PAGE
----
It hits me in waves.
One moment I’m relaxed and the next I’m gasping for air. I can never pinpoint the cause to one thought but to a cluster of mind-racing questions and comments. I’m buried deep inside my own head. I try to bring myself back up but the physical effects surface and my anxiety worsens.
Cluttered thoughts take the form of a blotchy chest and flushed red cheeks.
Think. Think. Think.
Just stop thinking.
I pay too much attention to my inner voice and can’t bring myself back to the present.
I’m stuck. Overthinking and panic has been a consistency in my life, and after the start of my freshman year of college, my anxiety increased.
College is a foreign environment, an unrecognizable collection of faces and starting from scratch. I wanted something new but I found myself lost. Not only did my anxiety worsen from the unknown that the year had to bring, but my best friends that have never shown signs of anxiety found themselves in a similar place.
My best friend Victoria is a sophomore and had four panic attacks in her first semester of college. This summer, I saw her falling into a panic attack because of stomach pains. She describes her pain like her chest is concaving into her lungs, her breathing ascends into gasps as the pain takes her full attention. At its worst, her muscles cease to do their job and she struggles to walk 20 feet down the hall to get help. Medication prescribed “Take as needed” steadies her nerves back to equilibrium.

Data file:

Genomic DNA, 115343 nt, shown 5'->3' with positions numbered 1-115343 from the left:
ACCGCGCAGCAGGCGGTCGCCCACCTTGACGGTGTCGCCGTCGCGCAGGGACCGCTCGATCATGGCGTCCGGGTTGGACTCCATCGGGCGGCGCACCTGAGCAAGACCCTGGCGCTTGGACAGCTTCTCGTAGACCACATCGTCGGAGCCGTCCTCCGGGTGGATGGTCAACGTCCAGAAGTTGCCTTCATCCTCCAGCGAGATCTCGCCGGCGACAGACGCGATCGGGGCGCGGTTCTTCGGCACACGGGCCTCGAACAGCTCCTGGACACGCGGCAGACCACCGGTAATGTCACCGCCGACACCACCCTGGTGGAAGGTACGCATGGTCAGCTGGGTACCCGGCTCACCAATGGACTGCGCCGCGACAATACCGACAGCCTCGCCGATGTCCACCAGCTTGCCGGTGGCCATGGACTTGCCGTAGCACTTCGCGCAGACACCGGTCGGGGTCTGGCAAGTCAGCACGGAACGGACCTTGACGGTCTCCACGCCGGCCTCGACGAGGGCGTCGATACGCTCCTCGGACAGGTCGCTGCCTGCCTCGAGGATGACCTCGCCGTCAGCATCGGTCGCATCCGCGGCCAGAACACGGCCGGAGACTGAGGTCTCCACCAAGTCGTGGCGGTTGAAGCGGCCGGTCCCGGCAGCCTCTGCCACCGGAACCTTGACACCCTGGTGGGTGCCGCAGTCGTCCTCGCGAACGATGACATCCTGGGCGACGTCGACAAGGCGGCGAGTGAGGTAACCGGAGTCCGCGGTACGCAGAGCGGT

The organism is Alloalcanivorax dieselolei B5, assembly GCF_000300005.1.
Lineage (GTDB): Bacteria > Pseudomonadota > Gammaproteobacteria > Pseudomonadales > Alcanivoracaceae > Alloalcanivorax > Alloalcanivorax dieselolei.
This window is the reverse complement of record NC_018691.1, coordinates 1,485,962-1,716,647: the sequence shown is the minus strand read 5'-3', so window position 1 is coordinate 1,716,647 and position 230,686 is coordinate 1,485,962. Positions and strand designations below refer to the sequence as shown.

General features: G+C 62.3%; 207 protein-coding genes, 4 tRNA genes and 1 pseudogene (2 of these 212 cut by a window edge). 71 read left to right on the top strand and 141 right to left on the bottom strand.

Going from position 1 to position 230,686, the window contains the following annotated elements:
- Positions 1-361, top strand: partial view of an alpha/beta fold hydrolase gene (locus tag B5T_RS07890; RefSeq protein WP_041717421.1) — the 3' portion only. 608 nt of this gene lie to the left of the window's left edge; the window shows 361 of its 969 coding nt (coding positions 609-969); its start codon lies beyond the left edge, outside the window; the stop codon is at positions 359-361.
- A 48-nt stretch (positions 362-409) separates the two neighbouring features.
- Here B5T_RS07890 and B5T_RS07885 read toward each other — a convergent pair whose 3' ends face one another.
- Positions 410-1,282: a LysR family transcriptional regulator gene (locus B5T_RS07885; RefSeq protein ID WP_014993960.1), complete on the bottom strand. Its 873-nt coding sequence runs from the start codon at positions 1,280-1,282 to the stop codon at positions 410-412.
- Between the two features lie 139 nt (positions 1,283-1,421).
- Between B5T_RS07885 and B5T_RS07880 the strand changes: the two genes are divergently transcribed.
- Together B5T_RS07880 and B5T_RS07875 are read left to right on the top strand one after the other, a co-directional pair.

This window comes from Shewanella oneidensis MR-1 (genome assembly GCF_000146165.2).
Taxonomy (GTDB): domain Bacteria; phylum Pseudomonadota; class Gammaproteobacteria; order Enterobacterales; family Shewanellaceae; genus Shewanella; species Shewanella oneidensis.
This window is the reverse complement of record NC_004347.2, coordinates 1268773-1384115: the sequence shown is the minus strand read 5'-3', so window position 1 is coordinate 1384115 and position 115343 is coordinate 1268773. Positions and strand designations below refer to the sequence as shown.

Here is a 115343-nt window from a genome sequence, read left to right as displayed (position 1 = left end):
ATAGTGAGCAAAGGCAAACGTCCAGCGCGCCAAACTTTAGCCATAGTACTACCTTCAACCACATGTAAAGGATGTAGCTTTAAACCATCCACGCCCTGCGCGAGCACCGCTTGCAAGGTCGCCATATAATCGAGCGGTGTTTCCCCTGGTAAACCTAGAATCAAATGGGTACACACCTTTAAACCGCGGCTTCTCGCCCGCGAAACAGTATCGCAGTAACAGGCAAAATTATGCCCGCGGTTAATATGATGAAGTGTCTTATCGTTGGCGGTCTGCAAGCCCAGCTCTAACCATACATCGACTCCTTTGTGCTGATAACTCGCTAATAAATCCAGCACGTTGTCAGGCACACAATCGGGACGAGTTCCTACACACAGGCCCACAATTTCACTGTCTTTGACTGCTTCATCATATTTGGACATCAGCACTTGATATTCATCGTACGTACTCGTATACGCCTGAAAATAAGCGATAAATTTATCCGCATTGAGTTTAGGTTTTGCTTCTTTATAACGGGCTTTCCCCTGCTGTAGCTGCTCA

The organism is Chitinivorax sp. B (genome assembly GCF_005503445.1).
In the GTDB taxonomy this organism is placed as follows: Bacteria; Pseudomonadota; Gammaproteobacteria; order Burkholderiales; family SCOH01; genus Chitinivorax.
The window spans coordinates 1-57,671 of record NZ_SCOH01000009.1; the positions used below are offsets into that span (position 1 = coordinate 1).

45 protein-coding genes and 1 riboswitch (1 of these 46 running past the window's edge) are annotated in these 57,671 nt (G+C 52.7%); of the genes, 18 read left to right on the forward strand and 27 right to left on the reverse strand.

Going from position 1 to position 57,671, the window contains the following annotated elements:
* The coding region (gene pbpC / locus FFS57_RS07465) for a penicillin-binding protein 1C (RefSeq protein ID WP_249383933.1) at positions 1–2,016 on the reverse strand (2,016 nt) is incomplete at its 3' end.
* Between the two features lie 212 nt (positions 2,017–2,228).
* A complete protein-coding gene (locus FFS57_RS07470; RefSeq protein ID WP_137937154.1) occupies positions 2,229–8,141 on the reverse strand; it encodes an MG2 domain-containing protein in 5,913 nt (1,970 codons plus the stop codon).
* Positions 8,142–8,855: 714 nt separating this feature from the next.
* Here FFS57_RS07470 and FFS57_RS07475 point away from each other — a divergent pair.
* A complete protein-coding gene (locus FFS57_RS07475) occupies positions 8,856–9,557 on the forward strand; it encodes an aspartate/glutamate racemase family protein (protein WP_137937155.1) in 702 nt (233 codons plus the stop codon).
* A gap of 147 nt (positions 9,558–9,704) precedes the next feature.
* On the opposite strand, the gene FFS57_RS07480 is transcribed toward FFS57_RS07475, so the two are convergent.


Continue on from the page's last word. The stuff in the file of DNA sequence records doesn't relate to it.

My roommate, Bry, recently bought natural pills to subside her feelings of panic. Uneasiness washes over her, her breath quickens and she cannot sit still. Lectures full of students, hours of coursework, finals; the pressure sends her brain into overdrive.
“I’m constantly under stress at school. It’s different because in high school you know your classmates, there’s more familiar faces and here, you see different people every time you turn around.”
New situations and public speaking are my two main anxiety triggers. While freshman year was full of excitement and really great adventures, I had to constantly remind myself that every second I spent worried was just a moment in time that would eventually pass. If I didn’t, I let my attacks win.
Don’t let getting the answer wrong ruin your day.
Stay out of your head and stay engaged in conversation.
Eating alone isn’t embarrassing.
I didn’t want anxiety to run my life, but it did. When it started to affect the way I interacted with people and how I handled my studies, I changed different parts of my day. I forced myself outside of my comfort zone. I made friends with people I usually wouldn’t, and I went to events around campus. I love making others laugh so I made situations lighter, and it distracted everything else. I started practicing mindfulness, the state of being conscious of your thoughts, and it helped make me aware of the present moment so I could better ignore the negativity.
I could finally sit back in my head, recognize my false paranoia and breathe. Anxiety can’t be eliminated overnight. For most of us it is something that we live with every day, but changing the way you process your thoughts and focusing on the good is a start to overcoming the voices inside your head.